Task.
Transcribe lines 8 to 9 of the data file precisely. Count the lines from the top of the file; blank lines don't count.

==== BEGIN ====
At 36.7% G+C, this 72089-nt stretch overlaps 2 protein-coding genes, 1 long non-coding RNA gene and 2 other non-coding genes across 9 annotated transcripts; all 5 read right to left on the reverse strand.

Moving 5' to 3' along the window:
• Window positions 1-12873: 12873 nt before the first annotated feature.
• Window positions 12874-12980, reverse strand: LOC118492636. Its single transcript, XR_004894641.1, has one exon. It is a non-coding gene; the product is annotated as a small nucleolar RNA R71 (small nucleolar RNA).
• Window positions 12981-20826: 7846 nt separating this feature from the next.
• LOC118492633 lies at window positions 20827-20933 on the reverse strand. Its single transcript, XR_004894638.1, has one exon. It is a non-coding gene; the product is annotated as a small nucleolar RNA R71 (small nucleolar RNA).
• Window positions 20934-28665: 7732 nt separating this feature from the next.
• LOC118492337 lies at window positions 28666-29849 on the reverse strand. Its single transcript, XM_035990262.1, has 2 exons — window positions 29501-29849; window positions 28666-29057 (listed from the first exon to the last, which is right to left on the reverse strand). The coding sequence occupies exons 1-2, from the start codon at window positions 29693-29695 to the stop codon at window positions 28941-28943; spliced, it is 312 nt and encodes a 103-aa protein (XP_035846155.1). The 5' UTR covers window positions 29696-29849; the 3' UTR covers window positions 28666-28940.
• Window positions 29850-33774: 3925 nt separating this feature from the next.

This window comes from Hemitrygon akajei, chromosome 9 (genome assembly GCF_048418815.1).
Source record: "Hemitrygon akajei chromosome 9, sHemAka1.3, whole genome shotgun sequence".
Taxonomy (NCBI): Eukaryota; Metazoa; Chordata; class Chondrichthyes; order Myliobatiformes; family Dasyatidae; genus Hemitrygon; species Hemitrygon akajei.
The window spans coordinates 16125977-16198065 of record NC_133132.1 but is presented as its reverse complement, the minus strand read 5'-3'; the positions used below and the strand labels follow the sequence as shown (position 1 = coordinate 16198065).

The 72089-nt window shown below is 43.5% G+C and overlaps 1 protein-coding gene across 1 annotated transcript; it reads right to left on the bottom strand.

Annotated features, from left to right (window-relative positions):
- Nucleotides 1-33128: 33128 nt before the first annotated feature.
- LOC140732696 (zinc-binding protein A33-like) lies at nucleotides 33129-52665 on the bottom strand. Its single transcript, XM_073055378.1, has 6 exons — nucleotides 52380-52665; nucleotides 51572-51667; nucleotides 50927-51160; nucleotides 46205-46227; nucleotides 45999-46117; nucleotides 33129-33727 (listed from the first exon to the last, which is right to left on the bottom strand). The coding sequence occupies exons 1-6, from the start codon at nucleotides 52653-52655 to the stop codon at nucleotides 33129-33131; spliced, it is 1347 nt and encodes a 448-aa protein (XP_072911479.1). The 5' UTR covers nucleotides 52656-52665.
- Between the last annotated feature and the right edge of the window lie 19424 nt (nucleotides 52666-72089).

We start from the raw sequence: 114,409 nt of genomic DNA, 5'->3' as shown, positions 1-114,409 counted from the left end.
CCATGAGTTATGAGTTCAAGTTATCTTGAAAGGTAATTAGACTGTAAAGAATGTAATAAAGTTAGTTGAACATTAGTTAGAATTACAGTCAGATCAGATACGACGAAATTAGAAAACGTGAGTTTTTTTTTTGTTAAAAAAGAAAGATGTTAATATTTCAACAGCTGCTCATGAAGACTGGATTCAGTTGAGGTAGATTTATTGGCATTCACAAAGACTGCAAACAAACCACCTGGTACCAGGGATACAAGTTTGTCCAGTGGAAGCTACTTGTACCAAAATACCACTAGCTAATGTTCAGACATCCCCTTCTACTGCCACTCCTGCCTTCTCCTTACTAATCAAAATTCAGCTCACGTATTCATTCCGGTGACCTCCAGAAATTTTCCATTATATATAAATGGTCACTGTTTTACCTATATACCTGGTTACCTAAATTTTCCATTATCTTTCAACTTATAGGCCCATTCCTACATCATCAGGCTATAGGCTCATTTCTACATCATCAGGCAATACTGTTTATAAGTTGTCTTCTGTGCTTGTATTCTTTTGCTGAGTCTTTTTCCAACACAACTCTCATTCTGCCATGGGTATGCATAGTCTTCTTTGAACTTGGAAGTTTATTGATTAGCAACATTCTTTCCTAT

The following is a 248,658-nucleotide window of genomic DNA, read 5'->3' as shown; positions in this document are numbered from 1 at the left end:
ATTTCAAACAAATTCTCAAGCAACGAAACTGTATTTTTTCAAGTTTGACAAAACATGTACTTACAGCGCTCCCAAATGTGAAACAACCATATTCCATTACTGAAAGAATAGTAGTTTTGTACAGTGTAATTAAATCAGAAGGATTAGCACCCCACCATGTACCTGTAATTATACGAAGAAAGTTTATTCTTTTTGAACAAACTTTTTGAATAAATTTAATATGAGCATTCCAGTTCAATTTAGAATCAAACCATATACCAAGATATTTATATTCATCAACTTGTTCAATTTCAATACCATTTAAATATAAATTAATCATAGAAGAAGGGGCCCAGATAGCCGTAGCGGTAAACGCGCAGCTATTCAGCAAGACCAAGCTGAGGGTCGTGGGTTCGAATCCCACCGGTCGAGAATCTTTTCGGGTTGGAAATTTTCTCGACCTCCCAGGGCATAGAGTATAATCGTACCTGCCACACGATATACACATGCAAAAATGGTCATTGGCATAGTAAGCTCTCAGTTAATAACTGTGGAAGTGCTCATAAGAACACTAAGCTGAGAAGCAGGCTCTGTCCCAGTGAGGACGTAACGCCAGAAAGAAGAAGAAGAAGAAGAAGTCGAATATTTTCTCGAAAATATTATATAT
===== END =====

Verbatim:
• LOC118492337 lies at window positions 28666-29849 on the reverse strand. Its single transcript, XM_035990262.1, has 2 exons — window positions 29501-29849; window positions 28666-29057 (listed from the first exon to the last, which is right to left on the reverse strand). The coding sequence occupies exons 1-2, from the start codon at window positions 29693-29695 to the stop codon at window positions 28941-28943; spliced, it is 312 nt and encodes a 103-aa protein (XP_035846155.1). The 5' UTR covers window positions 29696-29849; the 3' UTR covers window positions 28666-28940.
• Window positions 29850-33774: 3925 nt separating this feature from the next.